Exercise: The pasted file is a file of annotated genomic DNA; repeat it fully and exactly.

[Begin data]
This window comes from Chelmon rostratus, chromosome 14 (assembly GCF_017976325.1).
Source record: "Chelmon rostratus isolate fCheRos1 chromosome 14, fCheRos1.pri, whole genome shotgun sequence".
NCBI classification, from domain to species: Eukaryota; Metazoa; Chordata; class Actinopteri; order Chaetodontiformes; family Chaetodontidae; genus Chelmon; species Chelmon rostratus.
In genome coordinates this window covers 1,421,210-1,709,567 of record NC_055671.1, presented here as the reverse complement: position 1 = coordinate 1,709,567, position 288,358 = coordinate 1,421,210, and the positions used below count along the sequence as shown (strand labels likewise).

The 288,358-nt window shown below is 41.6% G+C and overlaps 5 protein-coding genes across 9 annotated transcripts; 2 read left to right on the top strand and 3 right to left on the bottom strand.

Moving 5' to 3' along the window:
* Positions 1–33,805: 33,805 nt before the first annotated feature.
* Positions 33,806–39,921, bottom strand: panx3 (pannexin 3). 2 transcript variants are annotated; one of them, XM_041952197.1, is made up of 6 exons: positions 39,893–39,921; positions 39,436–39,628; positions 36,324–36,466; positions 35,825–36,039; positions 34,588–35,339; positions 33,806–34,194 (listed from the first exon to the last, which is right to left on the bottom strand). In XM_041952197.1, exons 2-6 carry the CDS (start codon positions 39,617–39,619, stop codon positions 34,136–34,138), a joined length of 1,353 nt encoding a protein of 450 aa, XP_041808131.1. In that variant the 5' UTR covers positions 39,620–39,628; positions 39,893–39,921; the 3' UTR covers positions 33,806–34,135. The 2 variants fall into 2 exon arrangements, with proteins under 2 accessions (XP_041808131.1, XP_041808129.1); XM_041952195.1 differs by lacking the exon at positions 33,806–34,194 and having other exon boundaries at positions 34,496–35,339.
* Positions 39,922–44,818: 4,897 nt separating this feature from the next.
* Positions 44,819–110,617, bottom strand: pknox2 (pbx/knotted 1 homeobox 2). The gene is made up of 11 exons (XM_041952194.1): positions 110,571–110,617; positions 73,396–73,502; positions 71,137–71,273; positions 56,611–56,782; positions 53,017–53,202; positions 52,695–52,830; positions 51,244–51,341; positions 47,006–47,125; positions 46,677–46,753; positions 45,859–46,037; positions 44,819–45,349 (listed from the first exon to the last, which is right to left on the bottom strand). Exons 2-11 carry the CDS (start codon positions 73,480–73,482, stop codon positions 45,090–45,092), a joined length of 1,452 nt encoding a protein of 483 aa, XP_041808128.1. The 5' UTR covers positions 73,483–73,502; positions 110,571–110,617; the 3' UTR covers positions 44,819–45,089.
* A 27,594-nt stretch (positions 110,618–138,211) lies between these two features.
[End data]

This window comes from Chelmon rostratus, chromosome 14 (assembly GCF_017976325.1).
Source record: "Chelmon rostratus isolate fCheRos1 chromosome 14, fCheRos1.pri, whole genome shotgun sequence".
NCBI classification, from domain to species: Eukaryota; Metazoa; Chordata; class Actinopteri; order Chaetodontiformes; family Chaetodontidae; genus Chelmon; species Chelmon rostratus.
In genome coordinates this window covers 1,421,210-1,709,567 of record NC_055671.1, presented here as the reverse complement: position 1 = coordinate 1,709,567, position 288,358 = coordinate 1,421,210, and the positions used below count along the sequence as shown (strand labels likewise).

The 288,358-nt window shown below is 41.6% G+C and overlaps 5 protein-coding genes across 9 annotated transcripts; 2 read left to right on the top strand and 3 right to left on the bottom strand.

Moving 5' to 3' along the window:
* Positions 1–33,805: 33,805 nt before the first annotated feature.
* Positions 33,806–39,921, bottom strand: panx3 (pannexin 3). 2 transcript variants are annotated; one of them, XM_041952197.1, is made up of 6 exons: positions 39,893–39,921; positions 39,436–39,628; positions 36,324–36,466; positions 35,825–36,039; positions 34,588–35,339; positions 33,806–34,194 (listed from the first exon to the last, which is right to left on the bottom strand). In XM_041952197.1, exons 2-6 carry the CDS (start codon positions 39,617–39,619, stop codon positions 34,136–34,138), a joined length of 1,353 nt encoding a protein of 450 aa, XP_041808131.1. In that variant the 5' UTR covers positions 39,620–39,628; positions 39,893–39,921; the 3' UTR covers positions 33,806–34,135. The 2 variants fall into 2 exon arrangements, with proteins under 2 accessions (XP_041808131.1, XP_041808129.1); XM_041952195.1 differs by lacking the exon at positions 33,806–34,194 and having other exon boundaries at positions 34,496–35,339.
* Positions 39,922–44,818: 4,897 nt separating this feature from the next.
* Positions 44,819–110,617, bottom strand: pknox2 (pbx/knotted 1 homeobox 2). The gene is made up of 11 exons (XM_041952194.1): positions 110,571–110,617; positions 73,396–73,502; positions 71,137–71,273; positions 56,611–56,782; positions 53,017–53,202; positions 52,695–52,830; positions 51,244–51,341; positions 47,006–47,125; positions 46,677–46,753; positions 45,859–46,037; positions 44,819–45,349 (listed from the first exon to the last, which is right to left on the bottom strand). Exons 2-11 carry the CDS (start codon positions 73,480–73,482, stop codon positions 45,090–45,092), a joined length of 1,452 nt encoding a protein of 483 aa, XP_041808128.1. The 5' UTR covers positions 73,483–73,502; positions 110,571–110,617; the 3' UTR covers positions 44,819–45,089.
* A 27,594-nt stretch (positions 110,618–138,211) lies between these two features.